May 24 2013 Latest news:
By John Elworthy
Tuesday, September 4, 2012
A COUPLE who had sex in a public park in Wisbech have been sent to crown court for sentence.
Andrius Vaiciulevicius, 30, of Norwich Road, Wisbech and Helen Juby, 36, of Highfield Road, admitted the offence of outraging public decency when they appeared in court this week.
The couple were caught in Tillery Field – formerly known as New Burial Ground- off Alexandra Road, Wisbech, on Sunday after being reported by a 13 year-old boy.
On community website Shape Your Place the park had been the focus of recent criticism for being a place where people act irresponsibly and often dump litter.
“I am a frequent user of Tillery Park for dog walking and I feel that the amount of drinking, broken glass and litter is now getting to an unacceptable level,” wrote a correspondent.
“People congregate to drink from cans and bottles (glass and plastic) and eat there at all times of the day and night.
“Why can’t the Street Scene officers act on this or the no drinking area be extended?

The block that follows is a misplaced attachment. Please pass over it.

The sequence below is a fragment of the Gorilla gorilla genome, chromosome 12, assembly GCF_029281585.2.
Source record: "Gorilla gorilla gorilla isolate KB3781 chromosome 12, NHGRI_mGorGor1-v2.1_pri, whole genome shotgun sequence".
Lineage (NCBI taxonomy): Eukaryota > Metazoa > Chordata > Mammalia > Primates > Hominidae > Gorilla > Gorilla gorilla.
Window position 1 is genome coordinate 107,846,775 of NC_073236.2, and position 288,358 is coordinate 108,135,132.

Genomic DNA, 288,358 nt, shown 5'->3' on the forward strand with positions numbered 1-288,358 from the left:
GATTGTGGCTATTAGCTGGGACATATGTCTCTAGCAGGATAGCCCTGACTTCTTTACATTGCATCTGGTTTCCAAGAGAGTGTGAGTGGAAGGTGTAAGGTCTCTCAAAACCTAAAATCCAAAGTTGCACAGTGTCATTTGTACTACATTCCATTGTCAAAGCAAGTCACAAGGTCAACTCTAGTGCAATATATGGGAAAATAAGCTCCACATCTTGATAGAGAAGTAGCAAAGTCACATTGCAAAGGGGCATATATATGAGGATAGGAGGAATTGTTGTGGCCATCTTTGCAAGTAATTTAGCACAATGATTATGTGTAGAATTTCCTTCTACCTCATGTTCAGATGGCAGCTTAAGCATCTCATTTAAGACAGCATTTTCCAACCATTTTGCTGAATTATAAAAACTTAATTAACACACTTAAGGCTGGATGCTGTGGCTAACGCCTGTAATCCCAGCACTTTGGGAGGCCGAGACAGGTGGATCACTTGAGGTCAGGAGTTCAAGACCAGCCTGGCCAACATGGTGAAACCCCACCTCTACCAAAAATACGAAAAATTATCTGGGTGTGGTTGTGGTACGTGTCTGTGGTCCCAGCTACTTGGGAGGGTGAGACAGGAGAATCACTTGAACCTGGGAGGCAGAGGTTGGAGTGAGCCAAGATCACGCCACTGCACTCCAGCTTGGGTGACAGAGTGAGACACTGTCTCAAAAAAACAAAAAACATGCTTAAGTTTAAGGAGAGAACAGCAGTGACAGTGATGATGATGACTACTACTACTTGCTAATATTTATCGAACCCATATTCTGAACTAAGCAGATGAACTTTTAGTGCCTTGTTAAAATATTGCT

“I would have thought the largesse of either the Town or District Council could have paid for a CCTV camera to catch these litterbugs!”
Fenland Council reported earlier this year that the park is patrolled regularly and information is shared with local police.
A council spokesman said: “We will continue to do our best to keep the area clean, which as you have observed is a difficult job, and cleansing staff have other priorities elsewhere in the town which conflict at times.
“Please be assured that any reported matters relating to litter and glass in the park are treated as a priority and auctioned as soon as possible.”
The picturesque park at the bottom of Alexandra Road has undergone a makeover over the past couple of years with a series of improvements, including the installation of new gates and extra lighting.
Back in the 19th century it was an overflow graveyard for the Church of St Peter and St Paul, when it was called the “New Burial Ground”.
The Friends of Tillery Field decided to give it back its original name, which means “the place where tiles are made”.